Funding boost for Peterborough City Hospital to alleviate pressures, promises Health Secretary

Peterborough City Hospital will receive a funding boost to try and alleviate some of its pressures, the Health Secretary has promised.

Friday, 1st March 2019, 11:14 am
Updated Friday, 1st March 2019, 12:20 pm
Matt Hancock during his visit to Peterborough City Hospital. Photo: North West Anglia NHS Foundation Trust

Matt Hancock visited the hospital yesterday alongside Conservative Parliamentary candidate for Peterborough Paul Bristow.

The cabinet member held a question-and-answer session with staff and toured a number of areas including the Emergency Department and a medicine for the elderly ward, which has been transformed to make it a more calming environment for patients with dementia.

He spoke to the Peterborough Telegraph at The Cresset where he was meeting some of his party's candidates in the upcoming city council elections.

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Matt Hancock during his visit to Peterborough City Hospital. Photo: North West Anglia NHS Foundation Trust

He said: "I get the pressures and I saw some of them for myself. What we need to do is respond to that with extra support. So we're putting in an extra £20 billion into the NHS over the next five years, and a decent chunk of that will come to Peterborough because Peterborough is a growing town and you can see the health needs are growing and we're going to make sure it's properly funded so that Peterborough hospital is always there for all the residents.

"However, money is part of it but it's not the whole picture. For instance, making sure we get the technology right is incredibly important. It's something Peterborough hospital is working on well."

Asked how much of the £20 billion Peterborough would see, the Secretary of State stated that no decisions had been taken yet.

Peterborough City Hospital, which is run by the North West Anglia NHS Foundation Trust, is one of many hospitals in the country to experience huge winter pressures, with missed A&E waiting targets and ambulances losing hundreds of hours from delays in transferring patients.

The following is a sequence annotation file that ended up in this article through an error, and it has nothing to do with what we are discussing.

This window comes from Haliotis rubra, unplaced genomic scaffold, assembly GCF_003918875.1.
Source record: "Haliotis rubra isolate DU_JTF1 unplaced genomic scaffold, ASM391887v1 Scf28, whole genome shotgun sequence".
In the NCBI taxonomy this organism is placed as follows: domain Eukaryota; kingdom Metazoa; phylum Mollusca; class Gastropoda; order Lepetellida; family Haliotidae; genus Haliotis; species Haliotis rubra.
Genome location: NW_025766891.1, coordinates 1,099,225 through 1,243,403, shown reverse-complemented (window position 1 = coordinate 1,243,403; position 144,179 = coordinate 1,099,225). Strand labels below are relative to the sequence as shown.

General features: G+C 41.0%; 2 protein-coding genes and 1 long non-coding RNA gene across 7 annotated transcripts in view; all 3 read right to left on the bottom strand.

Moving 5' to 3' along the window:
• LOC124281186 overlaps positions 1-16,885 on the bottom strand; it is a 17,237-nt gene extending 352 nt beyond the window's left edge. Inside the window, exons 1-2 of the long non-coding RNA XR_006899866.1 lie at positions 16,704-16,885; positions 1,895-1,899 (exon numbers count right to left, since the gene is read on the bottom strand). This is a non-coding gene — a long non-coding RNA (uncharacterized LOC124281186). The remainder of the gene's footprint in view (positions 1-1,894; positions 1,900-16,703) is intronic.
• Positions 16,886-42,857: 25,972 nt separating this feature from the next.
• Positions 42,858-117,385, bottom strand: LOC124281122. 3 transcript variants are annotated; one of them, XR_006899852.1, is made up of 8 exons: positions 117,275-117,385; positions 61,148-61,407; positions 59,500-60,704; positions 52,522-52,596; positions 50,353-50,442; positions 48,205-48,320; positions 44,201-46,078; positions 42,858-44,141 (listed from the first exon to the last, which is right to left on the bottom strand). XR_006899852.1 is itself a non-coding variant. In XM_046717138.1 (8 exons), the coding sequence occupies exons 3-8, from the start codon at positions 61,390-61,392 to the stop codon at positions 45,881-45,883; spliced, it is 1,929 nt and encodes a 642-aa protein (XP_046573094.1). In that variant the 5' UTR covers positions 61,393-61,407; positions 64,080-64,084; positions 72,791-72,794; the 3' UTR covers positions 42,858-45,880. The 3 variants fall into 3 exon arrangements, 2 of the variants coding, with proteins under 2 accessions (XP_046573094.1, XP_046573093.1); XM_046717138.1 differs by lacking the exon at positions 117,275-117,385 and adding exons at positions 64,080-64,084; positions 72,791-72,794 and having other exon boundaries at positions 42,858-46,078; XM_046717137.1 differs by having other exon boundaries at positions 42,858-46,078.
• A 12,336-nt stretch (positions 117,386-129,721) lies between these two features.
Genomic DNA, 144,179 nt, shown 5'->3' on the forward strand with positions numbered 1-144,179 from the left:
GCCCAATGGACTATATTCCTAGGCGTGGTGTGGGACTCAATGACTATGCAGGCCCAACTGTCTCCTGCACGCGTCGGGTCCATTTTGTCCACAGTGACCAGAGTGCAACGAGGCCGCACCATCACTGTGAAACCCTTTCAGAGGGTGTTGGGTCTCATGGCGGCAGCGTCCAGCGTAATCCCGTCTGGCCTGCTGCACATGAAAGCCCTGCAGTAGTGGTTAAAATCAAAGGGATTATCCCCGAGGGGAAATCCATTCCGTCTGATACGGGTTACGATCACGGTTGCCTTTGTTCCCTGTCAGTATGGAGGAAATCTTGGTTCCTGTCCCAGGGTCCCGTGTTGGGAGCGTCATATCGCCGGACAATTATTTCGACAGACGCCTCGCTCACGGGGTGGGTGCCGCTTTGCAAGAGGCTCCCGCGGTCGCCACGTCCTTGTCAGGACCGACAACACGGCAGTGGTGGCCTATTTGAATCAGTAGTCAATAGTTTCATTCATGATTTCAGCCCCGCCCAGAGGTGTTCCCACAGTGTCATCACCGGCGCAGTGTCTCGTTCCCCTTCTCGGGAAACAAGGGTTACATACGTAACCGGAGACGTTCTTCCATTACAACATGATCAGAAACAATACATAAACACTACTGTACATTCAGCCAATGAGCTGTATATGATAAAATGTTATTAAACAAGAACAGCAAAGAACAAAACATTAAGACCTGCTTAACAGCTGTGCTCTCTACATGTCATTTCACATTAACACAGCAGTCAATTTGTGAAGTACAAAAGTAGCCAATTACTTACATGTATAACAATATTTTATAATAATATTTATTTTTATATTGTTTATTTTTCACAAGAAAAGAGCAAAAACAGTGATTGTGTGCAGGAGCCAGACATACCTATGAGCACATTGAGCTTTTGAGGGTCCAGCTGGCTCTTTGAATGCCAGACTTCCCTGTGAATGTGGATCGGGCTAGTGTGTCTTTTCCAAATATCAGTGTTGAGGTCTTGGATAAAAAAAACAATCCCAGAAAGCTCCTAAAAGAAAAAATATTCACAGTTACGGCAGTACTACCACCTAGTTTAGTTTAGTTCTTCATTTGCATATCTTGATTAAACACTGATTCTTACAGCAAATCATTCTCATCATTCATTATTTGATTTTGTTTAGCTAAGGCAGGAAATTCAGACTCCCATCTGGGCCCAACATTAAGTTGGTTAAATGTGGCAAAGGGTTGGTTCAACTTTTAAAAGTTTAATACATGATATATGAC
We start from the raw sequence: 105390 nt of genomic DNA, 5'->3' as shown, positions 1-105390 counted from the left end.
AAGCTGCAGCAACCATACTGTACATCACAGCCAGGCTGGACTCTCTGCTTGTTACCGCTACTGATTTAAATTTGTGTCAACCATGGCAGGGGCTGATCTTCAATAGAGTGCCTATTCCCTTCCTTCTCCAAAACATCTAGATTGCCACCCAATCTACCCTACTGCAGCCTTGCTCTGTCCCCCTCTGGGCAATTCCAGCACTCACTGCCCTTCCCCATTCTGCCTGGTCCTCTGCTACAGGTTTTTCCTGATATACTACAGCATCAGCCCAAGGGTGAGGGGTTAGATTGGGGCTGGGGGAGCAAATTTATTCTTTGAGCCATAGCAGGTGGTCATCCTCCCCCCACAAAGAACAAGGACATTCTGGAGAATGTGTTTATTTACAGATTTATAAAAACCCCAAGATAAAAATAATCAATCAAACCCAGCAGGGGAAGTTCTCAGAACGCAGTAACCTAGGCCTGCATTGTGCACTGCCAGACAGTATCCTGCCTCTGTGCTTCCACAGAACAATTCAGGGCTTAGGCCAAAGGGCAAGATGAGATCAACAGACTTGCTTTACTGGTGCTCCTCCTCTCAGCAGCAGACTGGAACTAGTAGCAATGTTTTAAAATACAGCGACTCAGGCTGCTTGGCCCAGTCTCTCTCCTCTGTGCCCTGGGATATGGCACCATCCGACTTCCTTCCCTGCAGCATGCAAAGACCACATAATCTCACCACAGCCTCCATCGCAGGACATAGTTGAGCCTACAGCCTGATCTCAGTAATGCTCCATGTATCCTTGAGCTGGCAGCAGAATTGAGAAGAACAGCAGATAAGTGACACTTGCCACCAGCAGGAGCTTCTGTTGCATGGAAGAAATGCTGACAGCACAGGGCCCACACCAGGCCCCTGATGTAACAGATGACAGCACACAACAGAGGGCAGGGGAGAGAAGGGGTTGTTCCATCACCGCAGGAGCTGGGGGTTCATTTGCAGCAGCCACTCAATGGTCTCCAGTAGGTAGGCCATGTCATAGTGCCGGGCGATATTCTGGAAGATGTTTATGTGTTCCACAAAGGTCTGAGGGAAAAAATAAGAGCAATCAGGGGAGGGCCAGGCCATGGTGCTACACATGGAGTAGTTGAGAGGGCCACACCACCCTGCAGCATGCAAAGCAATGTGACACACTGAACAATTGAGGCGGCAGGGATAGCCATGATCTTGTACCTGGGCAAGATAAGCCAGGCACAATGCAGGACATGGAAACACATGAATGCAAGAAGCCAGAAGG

Matt Hancock during his visit to Peterborough City Hospital. Photo: North West Anglia NHS Foundation Trust

Liberal Democrat leader Sir Vince Cable visited the hospital last week and told the PT there were concerns European staff might leave after Brexit.

Responding to those comment, Mr Hancock said: "The European staff in Peterborough hospital are not only able to stay, but we very much hope that they will stay. I was talking to the staff about that and making sure we support them, because ultimately a happy hospital is better able to deliver services to people locally.

"Since the referendum there are now more people from the EU working in the NHS and they are doing an incredibly valuable job."

According to a report from last November, the number of NHS staff working in hospitals and community health services in England who report they are from the rest of the EU had risen in the two years since the June 2016 referendum.

But the independent charity said this had coincided with a fall in the number of staff whose nationality is unknown, so some of the increase could be down to more staff reporting their nationality.

It added: "EU nationals made up the same proportion of NHS England staff (whose nationality was known) in June 2018 as they did in June 2016."

Mr Hancock also sought to ease fears about potential medicine shortages in a no deal Brexit,

He added: "If there are delays at the border then we are doing everything that we can to ensure there is the unhindered supply of medicines. There's lots of parts to that, but I'm confident that if everybody does what they need to do, then we will have the free-flow of medicines and there won't be an impact on the NHS."

Mr Bristow said: "They are doing a really fantastic job here. Some of my family have been ill relatively recently, and if it wasn't for the care by the people of the hospital things could have been very different. so I'm so pleased Matt came along."

Trust chief executive Caroline Walker said: “I’d like to thank the Secretary of State for taking the time to visit our hospital and for giving our staff the chance to discuss at length the great things we are doing and the challenges we, like many other hospitals across the country, are facing right now.

“It was particularly great to be able to show him the fantastic work our teams are doing, day in and day out, despite the challenges to ensure our patients continue to have a safe and good experience.

"I am hugely proud of our staff, so it was especially pleasing to see them have the opportunity for a question-and-answer session with the Health Secretary.”